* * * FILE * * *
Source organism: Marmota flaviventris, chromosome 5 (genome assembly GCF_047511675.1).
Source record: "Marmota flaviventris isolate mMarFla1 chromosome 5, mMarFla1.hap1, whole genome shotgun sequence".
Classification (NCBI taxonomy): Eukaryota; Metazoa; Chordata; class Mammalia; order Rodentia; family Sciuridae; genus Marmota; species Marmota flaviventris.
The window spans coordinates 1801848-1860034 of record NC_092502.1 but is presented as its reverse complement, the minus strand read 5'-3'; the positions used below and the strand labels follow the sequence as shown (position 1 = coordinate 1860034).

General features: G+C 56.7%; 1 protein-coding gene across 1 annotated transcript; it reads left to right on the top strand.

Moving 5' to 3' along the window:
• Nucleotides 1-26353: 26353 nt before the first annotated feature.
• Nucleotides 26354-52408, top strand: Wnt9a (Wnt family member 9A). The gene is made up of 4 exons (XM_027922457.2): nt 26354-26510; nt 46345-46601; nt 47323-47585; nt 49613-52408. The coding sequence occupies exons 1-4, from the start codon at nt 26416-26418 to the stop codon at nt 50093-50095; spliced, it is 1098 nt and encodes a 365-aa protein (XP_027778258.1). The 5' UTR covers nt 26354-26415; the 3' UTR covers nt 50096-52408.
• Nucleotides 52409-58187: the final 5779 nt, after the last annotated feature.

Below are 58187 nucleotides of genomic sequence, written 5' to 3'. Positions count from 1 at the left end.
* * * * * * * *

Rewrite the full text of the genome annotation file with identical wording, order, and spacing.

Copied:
Source organism: Marmota flaviventris, chromosome 5 (genome assembly GCF_047511675.1).
Source record: "Marmota flaviventris isolate mMarFla1 chromosome 5, mMarFla1.hap1, whole genome shotgun sequence".
Classification (NCBI taxonomy): Eukaryota; Metazoa; Chordata; class Mammalia; order Rodentia; family Sciuridae; genus Marmota; species Marmota flaviventris.
The window spans coordinates 1801848-1860034 of record NC_092502.1 but is presented as its reverse complement, the minus strand read 5'-3'; the positions used below and the strand labels follow the sequence as shown (position 1 = coordinate 1860034).

General features: G+C 56.7%; 1 protein-coding gene across 1 annotated transcript; it reads left to right on the top strand.

Moving 5' to 3' along the window:
• Nucleotides 1-26353: 26353 nt before the first annotated feature.
• Nucleotides 26354-52408, top strand: Wnt9a (Wnt family member 9A). The gene is made up of 4 exons (XM_027922457.2): nt 26354-26510; nt 46345-46601; nt 47323-47585; nt 49613-52408. The coding sequence occupies exons 1-4, from the start codon at nt 26416-26418 to the stop codon at nt 50093-50095; spliced, it is 1098 nt and encodes a 365-aa protein (XP_027778258.1). The 5' UTR covers nt 26354-26415; the 3' UTR covers nt 50096-52408.
• Nucleotides 52409-58187: the final 5779 nt, after the last annotated feature.

Below are 58187 nucleotides of genomic sequence, written 5' to 3'. Positions count from 1 at the left end.